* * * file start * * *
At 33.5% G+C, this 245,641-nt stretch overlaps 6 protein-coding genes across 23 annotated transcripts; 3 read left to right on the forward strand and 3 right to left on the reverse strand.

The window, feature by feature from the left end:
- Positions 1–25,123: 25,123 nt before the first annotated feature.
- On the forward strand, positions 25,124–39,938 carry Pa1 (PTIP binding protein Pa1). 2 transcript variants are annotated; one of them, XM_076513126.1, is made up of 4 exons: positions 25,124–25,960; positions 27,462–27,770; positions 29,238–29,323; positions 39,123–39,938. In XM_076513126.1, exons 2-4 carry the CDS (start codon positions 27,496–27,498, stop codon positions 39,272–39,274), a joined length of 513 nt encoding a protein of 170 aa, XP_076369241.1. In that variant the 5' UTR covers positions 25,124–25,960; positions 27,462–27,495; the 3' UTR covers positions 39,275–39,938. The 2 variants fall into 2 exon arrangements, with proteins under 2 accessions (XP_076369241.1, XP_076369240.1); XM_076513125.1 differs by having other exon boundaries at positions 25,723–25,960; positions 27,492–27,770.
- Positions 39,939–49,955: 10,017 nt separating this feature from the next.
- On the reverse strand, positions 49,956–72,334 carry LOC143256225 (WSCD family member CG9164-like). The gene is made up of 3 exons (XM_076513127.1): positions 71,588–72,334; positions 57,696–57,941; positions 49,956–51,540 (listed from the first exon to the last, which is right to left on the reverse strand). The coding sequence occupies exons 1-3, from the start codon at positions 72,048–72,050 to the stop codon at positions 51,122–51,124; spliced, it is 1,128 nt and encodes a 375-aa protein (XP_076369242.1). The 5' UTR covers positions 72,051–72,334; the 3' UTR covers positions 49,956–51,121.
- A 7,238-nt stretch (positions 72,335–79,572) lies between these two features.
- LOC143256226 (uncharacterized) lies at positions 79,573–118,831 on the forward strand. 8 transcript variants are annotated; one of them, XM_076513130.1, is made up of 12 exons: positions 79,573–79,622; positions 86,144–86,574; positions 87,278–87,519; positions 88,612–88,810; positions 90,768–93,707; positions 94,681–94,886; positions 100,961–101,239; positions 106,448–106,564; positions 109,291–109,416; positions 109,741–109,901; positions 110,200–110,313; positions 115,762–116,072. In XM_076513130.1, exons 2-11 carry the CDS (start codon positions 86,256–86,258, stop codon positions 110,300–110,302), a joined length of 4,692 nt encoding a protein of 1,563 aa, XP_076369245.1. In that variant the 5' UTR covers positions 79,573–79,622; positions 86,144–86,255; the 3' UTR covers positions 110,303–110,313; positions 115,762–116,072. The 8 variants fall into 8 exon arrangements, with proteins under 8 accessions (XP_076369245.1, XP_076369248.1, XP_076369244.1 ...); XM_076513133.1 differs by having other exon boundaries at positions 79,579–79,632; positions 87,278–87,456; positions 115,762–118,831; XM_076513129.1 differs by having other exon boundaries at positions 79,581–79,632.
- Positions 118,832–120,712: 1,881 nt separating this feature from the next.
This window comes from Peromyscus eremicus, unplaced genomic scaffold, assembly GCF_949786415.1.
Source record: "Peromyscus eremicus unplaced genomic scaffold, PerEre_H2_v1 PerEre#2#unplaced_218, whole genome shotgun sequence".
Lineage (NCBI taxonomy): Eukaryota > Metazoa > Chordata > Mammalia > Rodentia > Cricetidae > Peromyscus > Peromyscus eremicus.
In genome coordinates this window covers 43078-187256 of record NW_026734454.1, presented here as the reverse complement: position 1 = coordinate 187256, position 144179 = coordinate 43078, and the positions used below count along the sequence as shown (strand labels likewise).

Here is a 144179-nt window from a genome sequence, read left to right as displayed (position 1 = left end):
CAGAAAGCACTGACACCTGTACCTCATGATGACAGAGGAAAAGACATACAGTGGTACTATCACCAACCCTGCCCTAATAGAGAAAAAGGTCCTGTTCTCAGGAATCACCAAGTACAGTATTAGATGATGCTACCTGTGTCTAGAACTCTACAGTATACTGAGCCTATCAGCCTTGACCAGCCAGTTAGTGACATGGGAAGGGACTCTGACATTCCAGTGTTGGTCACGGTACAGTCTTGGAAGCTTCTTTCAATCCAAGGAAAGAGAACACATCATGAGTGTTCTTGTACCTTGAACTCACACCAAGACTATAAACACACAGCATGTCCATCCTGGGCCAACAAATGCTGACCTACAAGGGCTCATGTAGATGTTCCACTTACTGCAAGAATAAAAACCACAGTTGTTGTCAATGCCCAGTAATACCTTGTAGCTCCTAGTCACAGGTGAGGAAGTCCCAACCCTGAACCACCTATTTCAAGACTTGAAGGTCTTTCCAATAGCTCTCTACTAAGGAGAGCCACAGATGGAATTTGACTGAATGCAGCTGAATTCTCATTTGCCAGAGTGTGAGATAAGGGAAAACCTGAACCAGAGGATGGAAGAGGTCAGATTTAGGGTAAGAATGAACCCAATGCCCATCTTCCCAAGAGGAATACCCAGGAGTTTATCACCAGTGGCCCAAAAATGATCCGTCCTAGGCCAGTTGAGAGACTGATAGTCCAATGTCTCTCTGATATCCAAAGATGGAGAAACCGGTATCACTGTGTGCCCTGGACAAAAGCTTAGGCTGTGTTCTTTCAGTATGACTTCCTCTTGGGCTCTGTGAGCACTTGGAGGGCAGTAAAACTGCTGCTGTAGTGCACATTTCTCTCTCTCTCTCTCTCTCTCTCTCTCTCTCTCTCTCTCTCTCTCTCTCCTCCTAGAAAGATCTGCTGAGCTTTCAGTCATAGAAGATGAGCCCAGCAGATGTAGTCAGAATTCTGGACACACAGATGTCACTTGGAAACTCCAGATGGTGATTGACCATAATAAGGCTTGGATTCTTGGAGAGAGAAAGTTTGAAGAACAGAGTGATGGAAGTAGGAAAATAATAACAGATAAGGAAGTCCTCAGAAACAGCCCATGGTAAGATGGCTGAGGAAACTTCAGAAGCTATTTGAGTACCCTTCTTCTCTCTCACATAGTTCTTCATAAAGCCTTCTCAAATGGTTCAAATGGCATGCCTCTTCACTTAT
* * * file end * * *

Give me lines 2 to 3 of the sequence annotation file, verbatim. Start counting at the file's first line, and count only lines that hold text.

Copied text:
The window, feature by feature from the left end:
- Positions 1–25,123: 25,123 nt before the first annotated feature.